Dr Gill Juleff with colleagues at Guizhou Provincial Museum.
Archaeology Strengthens ties with South West China
Exeter archaeometallurgist Gill Juleff last week delivered the first joint international lecture with Prof Yasuyuki Murakami of Ehime University, Japan, at the new Guizhou Provincial Museum in South West China. The lecture meeting, hosted by the director of the museum, Dr Chen Shunxiang, was open to the public and focussed on the development of ancient metallurgical technologies in Central and South Asia.
Exeter University archaeometallurgist Dr Gill Juleff last week delivered the first joint international lecture with Prof Yasuyuki Murakami of Ehime University, Japan, at the new Guizhou Provincial Museum in South West China. The lecture meeting, hosted by the director of the museum, Dr Chen Shunxiang, was open to the public and focussed on the development of ancient metallurgical technologies in Central and South Asia. Prof Murakami presented his fieldwork and research into the earliest iron production evidence from the nomadic Altai cultures of Central Asia, while Dr Juleff presented research into iron and steel-making in India and Sri Lanka and the transmission of technology to SE Asia and Japan. Guizhou Provincial Museum opened in September 2017 and is one of a group of new, state-of-the-art, provincial museums in SW China. The museum averages 2,000 visitors a day and has already passed the 100,000 visitors mark since opening.
The lecture was part of a visit to SW China hosted by Prof Li Yingfu, Vice Chair of School of History & Cultures, Sichuan University. The programme covered the main provinces that make up SW Chin; Sichuan, Yunnan and Guizhou, and included visits to ancient copper and tin productions sites at Geiju in Yunnan, the new Yunnan Provincial Museum in Kunming that houses a world renowned collection of Bronze Age Dian Culture bronzes and the mercury mining site of Wanshan, Guizhou, China’s largest historic producer of mercury and cinnabar, the principal ingredient of red lacquer. SW China is a major resource zone and is becoming an important development region connecting China with South and Southeast Asia. Its contribution to the cultural development and spread of metallurgy and technology across SE Asia is a growing area of research led by Sichuan University. The visit concluded with a series of lectures in Chengdu by Dr Juleff on Theory and Methods in Archaeometallurgy for graduate students at Sichuan University.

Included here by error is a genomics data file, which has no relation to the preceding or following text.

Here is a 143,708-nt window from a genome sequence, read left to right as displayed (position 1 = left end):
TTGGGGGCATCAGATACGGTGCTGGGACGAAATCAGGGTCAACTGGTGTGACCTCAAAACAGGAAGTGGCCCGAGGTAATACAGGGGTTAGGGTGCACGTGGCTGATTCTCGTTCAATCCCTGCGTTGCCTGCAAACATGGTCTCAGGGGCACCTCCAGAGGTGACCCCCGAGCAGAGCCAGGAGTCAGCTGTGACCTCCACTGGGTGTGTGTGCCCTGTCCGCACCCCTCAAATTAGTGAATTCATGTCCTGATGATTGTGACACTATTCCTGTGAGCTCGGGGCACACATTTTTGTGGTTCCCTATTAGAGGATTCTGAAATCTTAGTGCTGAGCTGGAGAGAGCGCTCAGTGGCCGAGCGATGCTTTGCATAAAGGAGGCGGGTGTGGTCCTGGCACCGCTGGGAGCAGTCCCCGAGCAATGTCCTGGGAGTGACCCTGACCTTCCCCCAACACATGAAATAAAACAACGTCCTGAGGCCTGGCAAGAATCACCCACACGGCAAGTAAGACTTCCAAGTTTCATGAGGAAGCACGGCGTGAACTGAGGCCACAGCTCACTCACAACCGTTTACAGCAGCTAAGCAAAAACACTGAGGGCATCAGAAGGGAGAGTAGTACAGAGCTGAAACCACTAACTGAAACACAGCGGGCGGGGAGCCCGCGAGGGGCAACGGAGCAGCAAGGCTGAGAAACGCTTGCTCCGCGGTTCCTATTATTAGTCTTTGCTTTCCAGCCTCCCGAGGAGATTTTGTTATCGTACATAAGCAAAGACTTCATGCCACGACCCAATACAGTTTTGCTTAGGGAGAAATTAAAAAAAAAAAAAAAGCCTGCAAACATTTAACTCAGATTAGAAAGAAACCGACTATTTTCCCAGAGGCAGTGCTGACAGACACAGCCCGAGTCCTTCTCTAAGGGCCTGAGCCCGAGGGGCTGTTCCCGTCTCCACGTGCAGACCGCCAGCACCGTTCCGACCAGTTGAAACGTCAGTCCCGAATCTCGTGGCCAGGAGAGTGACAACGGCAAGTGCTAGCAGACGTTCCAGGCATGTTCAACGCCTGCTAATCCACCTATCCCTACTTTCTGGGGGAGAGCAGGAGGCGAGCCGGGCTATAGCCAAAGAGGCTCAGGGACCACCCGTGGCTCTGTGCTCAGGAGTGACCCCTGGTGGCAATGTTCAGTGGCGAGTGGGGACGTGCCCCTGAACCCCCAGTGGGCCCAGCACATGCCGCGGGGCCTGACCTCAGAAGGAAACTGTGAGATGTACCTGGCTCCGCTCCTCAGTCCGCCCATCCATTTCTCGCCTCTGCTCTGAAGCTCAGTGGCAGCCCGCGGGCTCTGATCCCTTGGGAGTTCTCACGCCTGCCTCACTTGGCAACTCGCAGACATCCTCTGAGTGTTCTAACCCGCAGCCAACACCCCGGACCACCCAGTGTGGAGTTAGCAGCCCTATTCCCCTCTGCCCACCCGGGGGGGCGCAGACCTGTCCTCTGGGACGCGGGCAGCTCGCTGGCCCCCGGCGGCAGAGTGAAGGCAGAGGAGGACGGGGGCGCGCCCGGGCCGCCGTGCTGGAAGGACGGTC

The archaeology department at Exeter has established a partnership with the School of History and Cultures at Sichuan University and over recent years has hosted a visit to Exeter by Prof Yingfu Li, as well as funded an international PhD studentship to research early iron technology in SW China. The department is currently hosting a further visiting scholar, Ms Mengyi Zhang, from Sichuan University. Over the last three years Sichuan University has offered funded places for Exeter humanities undergraduate students on its annual summer International University Immersion Programme (UIP). Students have joined others from around the world to visit museums and cultural sites, including Chengdu’s famous Panda Centre, as well as receive lectures on history and archaeology from Chinese and international academics, including staff from the Archaeology department at Exeter. A further four places will be offered for the 2018 UIP.
Date: 18 December 2017